By Alexis Rappaport
Linda Luster is fortunate enough to do what many only dream of: make a living combining her two greatest passions, horses and art. Linda’s beautiful, intricate paintings show off her artistic abilities and express her unmatched passion for the equestrian sport.
She began her riding career as a child in Hampton, Virginia, where she took lessons at the local military base. While Linda adored going to visit and ride the horses, she was also entertaining a different passion: art. Her parents recognized her unique artistic ability and contacted artist Jack Clifton. She began art lessons in his open studio every Saturday morning, a relationship which lasted from third grade through high school graduation.
In 1973, Linda earned a bachelor of fine arts degree in painting and printmaking from the University of North Carolina at Greensboro and later a degree in commercial photography from Cape Fear Tech. But the academic world proved unfulfilling for her.
“I wasn’t really enamored with the college art program,” Linda remembered. “So I went in search of something I missed — horses.”
Back In The Saddle
As she was finishing her senior year of college, an advertisement to exercise horses at a nearby barn was posted, and Linda answered. She soon began riding and exercising the field hunters there. The job proved life-changing, as Linda’s life partner and true love, Doug, happened to be working at the same horse farm that year. After graduation, they married and settled in Wilmington, North Carolina.
Linda began working for Elizabeth Tate at Hollyholm Farm while her husband was working on completing a master’s degree. Before having to relocate to Raleigh, Linda purchased her first horse and trained with well-known trainer Danny Robertshaw.
In Raleigh, where she was hired as an archeological photographer and illustrator, Linda bought an event horse. While riding with Nanci Lindroth of Southern Pines, she was able to work with many members of the USET who were wintering there. Through eventing, Linda found her niche in the riding discipline: dressage.
To support her riding, Linda began a portrait business and in 1982, landed her first three covers on the Chronicle of the Horse magazine. But when Doug finished his Ph.D. and the couple moved to Maryland, Linda found a job as a groom and rider working with Selle Français dressage horses for Dressage Investment Associates, under the ownership of Dr. and Mrs. Paul Corso. Linda’s painting took a back seat for over two decades.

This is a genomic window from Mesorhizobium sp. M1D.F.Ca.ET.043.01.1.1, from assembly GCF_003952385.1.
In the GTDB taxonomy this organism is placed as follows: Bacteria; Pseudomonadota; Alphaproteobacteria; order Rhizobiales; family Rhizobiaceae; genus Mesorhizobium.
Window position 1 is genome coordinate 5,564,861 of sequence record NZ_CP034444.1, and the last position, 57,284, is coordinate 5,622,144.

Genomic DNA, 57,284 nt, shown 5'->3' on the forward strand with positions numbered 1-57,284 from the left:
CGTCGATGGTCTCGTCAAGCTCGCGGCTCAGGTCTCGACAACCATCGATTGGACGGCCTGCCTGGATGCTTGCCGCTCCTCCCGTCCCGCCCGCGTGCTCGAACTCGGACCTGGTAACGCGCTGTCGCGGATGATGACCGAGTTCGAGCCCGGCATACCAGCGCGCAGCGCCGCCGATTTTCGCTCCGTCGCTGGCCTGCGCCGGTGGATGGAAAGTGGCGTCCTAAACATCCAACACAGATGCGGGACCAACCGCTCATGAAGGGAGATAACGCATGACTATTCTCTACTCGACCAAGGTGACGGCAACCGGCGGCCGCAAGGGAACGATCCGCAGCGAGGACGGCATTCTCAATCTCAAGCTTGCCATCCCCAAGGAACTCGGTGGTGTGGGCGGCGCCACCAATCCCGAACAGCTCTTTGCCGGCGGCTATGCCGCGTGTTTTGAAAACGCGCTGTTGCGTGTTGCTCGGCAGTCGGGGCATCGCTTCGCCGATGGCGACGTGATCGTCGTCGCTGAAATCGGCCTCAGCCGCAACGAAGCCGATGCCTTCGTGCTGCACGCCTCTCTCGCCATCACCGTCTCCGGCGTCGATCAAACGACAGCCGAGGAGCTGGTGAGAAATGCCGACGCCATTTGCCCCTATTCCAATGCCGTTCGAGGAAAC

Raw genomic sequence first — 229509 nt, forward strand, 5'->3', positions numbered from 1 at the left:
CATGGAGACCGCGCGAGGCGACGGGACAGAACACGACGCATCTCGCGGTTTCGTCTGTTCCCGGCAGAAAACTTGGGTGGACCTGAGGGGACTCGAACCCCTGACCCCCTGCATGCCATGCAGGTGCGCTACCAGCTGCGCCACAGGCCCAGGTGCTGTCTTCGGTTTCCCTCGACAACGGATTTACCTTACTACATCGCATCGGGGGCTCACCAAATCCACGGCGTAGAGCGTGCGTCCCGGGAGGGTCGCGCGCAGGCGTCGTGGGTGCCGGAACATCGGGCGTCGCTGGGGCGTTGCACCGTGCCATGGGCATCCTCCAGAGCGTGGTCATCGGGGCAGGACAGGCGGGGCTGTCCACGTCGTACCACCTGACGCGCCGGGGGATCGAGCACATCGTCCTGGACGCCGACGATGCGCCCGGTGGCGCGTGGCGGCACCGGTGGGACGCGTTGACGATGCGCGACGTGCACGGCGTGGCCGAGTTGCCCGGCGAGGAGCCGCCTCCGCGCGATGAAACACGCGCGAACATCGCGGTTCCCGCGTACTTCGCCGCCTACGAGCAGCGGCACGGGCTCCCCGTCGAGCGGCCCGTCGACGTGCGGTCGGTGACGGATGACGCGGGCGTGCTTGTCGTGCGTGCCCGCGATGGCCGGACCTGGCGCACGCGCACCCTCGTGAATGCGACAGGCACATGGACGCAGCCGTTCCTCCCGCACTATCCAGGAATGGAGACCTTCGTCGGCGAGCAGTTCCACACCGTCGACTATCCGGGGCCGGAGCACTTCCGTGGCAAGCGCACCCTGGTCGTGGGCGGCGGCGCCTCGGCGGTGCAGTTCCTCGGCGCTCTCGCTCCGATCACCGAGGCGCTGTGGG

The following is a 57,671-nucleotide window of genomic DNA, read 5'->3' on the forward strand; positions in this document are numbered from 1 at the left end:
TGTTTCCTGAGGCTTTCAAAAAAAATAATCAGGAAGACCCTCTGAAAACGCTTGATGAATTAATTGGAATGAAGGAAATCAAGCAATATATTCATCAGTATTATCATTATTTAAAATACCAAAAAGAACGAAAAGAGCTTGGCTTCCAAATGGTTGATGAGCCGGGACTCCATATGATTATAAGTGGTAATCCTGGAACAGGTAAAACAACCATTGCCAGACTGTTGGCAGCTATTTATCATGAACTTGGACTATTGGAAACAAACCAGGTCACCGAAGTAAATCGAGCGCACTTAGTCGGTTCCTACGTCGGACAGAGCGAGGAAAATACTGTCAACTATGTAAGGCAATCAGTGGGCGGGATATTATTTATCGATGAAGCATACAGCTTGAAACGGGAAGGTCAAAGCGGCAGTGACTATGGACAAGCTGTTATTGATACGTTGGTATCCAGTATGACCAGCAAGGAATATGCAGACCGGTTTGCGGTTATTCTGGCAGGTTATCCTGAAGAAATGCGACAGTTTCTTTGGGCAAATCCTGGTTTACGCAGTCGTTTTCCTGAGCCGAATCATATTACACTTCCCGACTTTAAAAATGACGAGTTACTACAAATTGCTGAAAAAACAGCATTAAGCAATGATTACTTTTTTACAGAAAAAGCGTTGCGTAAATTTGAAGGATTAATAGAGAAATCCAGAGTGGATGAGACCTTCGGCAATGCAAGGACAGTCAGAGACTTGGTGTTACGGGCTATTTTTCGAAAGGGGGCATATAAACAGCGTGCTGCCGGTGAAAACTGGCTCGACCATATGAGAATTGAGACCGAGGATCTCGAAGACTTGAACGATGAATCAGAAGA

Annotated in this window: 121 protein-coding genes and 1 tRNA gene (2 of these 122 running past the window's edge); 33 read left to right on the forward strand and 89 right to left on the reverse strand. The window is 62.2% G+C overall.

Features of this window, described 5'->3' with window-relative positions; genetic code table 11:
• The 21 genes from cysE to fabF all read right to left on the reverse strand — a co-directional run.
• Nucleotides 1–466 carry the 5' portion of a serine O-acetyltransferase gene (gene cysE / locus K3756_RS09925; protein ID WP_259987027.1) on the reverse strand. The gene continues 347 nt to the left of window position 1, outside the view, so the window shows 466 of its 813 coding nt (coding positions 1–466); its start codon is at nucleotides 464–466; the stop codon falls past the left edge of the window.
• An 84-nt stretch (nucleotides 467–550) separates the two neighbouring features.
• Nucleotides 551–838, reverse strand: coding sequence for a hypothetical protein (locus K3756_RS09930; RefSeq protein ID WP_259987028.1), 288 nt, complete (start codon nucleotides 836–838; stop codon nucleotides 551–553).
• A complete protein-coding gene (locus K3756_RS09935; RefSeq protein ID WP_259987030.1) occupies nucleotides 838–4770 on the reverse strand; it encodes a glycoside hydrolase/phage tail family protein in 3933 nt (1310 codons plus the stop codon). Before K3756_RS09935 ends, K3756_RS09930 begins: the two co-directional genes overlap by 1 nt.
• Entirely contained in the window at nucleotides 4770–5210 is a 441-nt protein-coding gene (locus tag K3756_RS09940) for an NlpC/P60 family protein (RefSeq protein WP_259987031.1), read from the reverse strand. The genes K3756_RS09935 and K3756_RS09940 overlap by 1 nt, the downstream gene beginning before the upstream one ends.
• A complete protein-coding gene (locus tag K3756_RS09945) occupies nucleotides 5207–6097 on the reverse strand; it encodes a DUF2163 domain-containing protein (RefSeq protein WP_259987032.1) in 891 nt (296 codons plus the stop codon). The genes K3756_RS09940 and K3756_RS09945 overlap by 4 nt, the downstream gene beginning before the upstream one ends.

The Corsos built Willowlake Farm in Mount Airy, and Linda moved with the horses to become the trainer/instructor and farm manager. While at Willowlake, Linda’s experience and equestrian education blossomed through the training of Pam Goodrich and clinics with notables including Nicole Uphoffe, Steffen Peters, Betsy Steiner, Robert Dover and Gunner Ostergaard.
Linda became an accomplished FEI dressage rider, earning her USDF silver medal. Linda trained and rode many wonderful horses at Willowlake, but the one that stands out was a Dutch Warmblood, Caballero or “Cabby,” who belonged to her best friend, Jane Saunders. “He was the most influential horse in my life,” said Linda. “He taught me to be patient and listen.”
The horse was very difficult to ride and train but was loved by everyone in the community and taught many of her students to ride at a higher level. “Right to the end, this horse came out every day and did his job without complaining. He was a very special horse to me,” continued Linda. Cabby eventually died at age 32 on Linda’s farm in Rocky Ridge, where he’s buried.
Also during her time at Willowlake, Linda had the opportunity to travel to Europe and purchase horses for her clients and a few for herself. Double-Helix, whom she still owns, was a horse she bought in Sweden by the sire May-Sharif. Although a difficult horse in his temperament, Linda loved him. “Helix got me through my midlife crisis and my husband calls him the big dog.”
Eventually Willowlake was sold and Linda settled with her husband at her Rocky Ridge facility, where she restored an old home and built her own studio. It was here she was able to reconnect to her paint and brushes.
“The painting really took off and I eventually stopped training horses all together,” she said. Linda started to paint full time around 2003 due to her success with her art, and she has never stopped.
Over the years, her work has gained notoriety, including being selected to be on the cover of The Chronicle of the Horse magazine 20 times. She was also hired by the Chronicle to do a big project for the World Equestrian Games in Lexington, Kentucky, which included eight original oil paintings, posters, covers, and a silk scarf. In 2009, she was commissioned to paint the winner of the Kentucky Derby, Mine That Bird.
Linda’s pieces sell very well at horse shows all over the country. In fact, during the Wellington Equestrian Festival this past year, Linda sold every single piece of original art she brought to Florida.
One painting will remain with Linda forever. She readily admits her painting entitled “Zen Horse 1” holds a special place in her heart. The painting was on the cover of the Chronicle and won an an international art show. In fact, this painting is so special that it was the inspiration for a scarf designed and sold for the benefit of the Equestrian Aid Foundation.
There’s no question Linda is both a well-accomplished equestrian and artist. When she reflects back on her life thus far, she feels extremely lucky and grateful. “I look back with no regrets,” she said. “I’ve met some wonderful people and some great horses. I wouldn’t change anything.”
For more information, visit lindalusterstudio.com.
Photos courtesy of Linda Luster